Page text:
Hispanic Heritage Month
Hispanic Heritage Month is a time of year when the United States celebrates the cultures, history and contributions of Hispanic and Latino Americans. It takes place from September 15 through October 15.
Hispanic and Latinos make up nearly one-in-five Americans, according to the U.S. Department of Labor, and are responsible for a large share of growth in the economy.
This demographic is a significant part of American society and deserves to be celebrated more often. The Hispanic population has been growing steadily over the years, and the number of Hispanics in the workforce is expected to continue increasing at a rapid pace.
There are many ways to commemorate Hispanic Heritage Month in the United States. Museums, community groups and music venues host events celebrating Latino culture. Restaurants and other businesses sell food, clothing and crafts with Hispanic origins.
Hispanic Heritage Month is a great opportunity to teach about the cultural influences of the Latino population in our country. It is also a wonderful way to recognize and thank your Hispanic employees for their contributions in the workplace.
Originally, Hispanic Heritage Week was only a weeklong celebration, but in 1968, President Lyndon Johnson signed legislation that expanded the observance to a monthlong occasion. This was a significant milestone for the Hispanic community, which had been undercounted by the U.S. Census Bureau in the past and wanted to be recognized more thoroughly.
The 1970 Census added a new racial category, “Latino,” in response to growing concerns about the undercount of Latinos. This created a racial grouping that would allow for greater fair representation in the U.S. Census, says Juan Carlos Mora, director of the Hispanic Research Center at the University of California, Los Angeles.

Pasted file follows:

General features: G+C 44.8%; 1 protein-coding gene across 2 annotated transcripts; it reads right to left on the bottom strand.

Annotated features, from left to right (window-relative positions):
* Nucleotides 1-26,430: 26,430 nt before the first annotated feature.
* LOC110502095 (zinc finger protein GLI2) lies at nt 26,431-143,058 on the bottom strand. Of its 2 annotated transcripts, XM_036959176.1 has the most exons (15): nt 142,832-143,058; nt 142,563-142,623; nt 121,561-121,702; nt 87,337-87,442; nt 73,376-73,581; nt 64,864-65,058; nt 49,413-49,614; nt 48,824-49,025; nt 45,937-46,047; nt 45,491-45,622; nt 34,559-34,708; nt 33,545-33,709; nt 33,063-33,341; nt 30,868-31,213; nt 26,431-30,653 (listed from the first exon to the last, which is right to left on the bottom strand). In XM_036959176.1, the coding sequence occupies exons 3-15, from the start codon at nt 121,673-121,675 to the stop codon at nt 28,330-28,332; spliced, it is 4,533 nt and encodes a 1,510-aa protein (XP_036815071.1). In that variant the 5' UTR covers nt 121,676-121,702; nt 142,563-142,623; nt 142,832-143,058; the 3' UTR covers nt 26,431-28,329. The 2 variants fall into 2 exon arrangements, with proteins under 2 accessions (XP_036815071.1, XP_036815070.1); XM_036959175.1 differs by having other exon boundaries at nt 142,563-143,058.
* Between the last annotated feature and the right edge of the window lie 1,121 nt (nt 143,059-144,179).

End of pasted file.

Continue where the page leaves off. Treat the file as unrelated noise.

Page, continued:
But the new racial group was still not accurately representing the Hispanic population, so several groups emerged in the following decades to challenge the undercount and promote fair representation in the U.S. In 1972, a committee of academics and community leaders asked the Census Bureau to consider using a more accurate racial identification.
In addition, the Hispanic community was also calling for more recognition of their contributions and histories in schools. The first Hispanic Heritage Month proclamation was issued by the President in 1968.
Hispanics have been an important part of America’s history, culture and social fabric. They have been a major influence on the arts, politics, business, technology and more. The Hispanic population is a diverse group with ancestries in Spain, Mexico, Central and South America, and the Caribbean.
While there are many different labels for this panethnic group, the most common terms are Hispanic and Latino. Both refer to people with Spanish-speaking ancestry, but Hispanic also translates to “of the Spanish-speaking world” and Latino/a refers specifically to a person from Latin America.
The Hispanic population is expected to grow over the next 20 years, with a projected 62.5 million Hispanics by 2021. This includes approximately 17% of the total voting-age population. Hispanics account for a large percentage of the total foreign-born population and are a critical source of talent for many businesses.